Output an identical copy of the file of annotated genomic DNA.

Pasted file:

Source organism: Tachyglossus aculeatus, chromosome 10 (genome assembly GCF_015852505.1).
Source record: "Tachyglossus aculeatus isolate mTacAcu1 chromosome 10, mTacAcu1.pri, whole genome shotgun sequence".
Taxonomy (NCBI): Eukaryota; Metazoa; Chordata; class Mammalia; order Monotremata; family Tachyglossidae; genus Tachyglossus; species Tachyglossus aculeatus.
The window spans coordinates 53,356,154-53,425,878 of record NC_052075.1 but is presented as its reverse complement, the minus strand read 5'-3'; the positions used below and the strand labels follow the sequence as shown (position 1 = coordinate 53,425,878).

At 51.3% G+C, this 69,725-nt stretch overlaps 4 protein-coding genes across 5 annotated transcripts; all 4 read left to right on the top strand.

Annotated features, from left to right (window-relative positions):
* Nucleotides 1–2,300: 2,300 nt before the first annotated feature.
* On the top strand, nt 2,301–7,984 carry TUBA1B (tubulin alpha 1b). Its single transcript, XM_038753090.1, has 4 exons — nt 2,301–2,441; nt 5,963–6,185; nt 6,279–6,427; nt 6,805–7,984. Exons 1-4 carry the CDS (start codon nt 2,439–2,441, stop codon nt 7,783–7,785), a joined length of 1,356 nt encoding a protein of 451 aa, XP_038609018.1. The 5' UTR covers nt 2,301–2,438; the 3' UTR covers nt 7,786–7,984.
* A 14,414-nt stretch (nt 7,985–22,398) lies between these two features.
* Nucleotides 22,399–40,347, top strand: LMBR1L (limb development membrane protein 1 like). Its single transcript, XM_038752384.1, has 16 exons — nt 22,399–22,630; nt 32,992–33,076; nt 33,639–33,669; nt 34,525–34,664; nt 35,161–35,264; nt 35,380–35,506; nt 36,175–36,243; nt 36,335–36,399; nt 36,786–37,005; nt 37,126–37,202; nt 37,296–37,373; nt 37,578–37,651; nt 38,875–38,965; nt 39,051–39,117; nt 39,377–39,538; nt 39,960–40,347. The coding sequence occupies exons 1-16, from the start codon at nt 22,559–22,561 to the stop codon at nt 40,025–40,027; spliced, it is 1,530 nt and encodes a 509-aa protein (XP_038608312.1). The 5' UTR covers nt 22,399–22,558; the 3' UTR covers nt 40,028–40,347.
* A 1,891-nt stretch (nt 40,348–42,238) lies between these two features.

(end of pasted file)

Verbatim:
Source organism: Tachyglossus aculeatus, chromosome 10 (genome assembly GCF_015852505.1).
Source record: "Tachyglossus aculeatus isolate mTacAcu1 chromosome 10, mTacAcu1.pri, whole genome shotgun sequence".
Taxonomy (NCBI): Eukaryota; Metazoa; Chordata; class Mammalia; order Monotremata; family Tachyglossidae; genus Tachyglossus; species Tachyglossus aculeatus.
The window spans coordinates 53,356,154-53,425,878 of record NC_052075.1 but is presented as its reverse complement, the minus strand read 5'-3'; the positions used below and the strand labels follow the sequence as shown (position 1 = coordinate 53,425,878).

At 51.3% G+C, this 69,725-nt stretch overlaps 4 protein-coding genes across 5 annotated transcripts; all 4 read left to right on the top strand.

Annotated features, from left to right (window-relative positions):
* Nucleotides 1–2,300: 2,300 nt before the first annotated feature.
* On the top strand, nt 2,301–7,984 carry TUBA1B (tubulin alpha 1b). Its single transcript, XM_038753090.1, has 4 exons — nt 2,301–2,441; nt 5,963–6,185; nt 6,279–6,427; nt 6,805–7,984. Exons 1-4 carry the CDS (start codon nt 2,439–2,441, stop codon nt 7,783–7,785), a joined length of 1,356 nt encoding a protein of 451 aa, XP_038609018.1. The 5' UTR covers nt 2,301–2,438; the 3' UTR covers nt 7,786–7,984.
* A 14,414-nt stretch (nt 7,985–22,398) lies between these two features.
* Nucleotides 22,399–40,347, top strand: LMBR1L (limb development membrane protein 1 like). Its single transcript, XM_038752384.1, has 16 exons — nt 22,399–22,630; nt 32,992–33,076; nt 33,639–33,669; nt 34,525–34,664; nt 35,161–35,264; nt 35,380–35,506; nt 36,175–36,243; nt 36,335–36,399; nt 36,786–37,005; nt 37,126–37,202; nt 37,296–37,373; nt 37,578–37,651; nt 38,875–38,965; nt 39,051–39,117; nt 39,377–39,538; nt 39,960–40,347. The coding sequence occupies exons 1-16, from the start codon at nt 22,559–22,561 to the stop codon at nt 40,025–40,027; spliced, it is 1,530 nt and encodes a 509-aa protein (XP_038608312.1). The 5' UTR covers nt 22,399–22,558; the 3' UTR covers nt 40,028–40,347.
* A 1,891-nt stretch (nt 40,348–42,238) lies between these two features.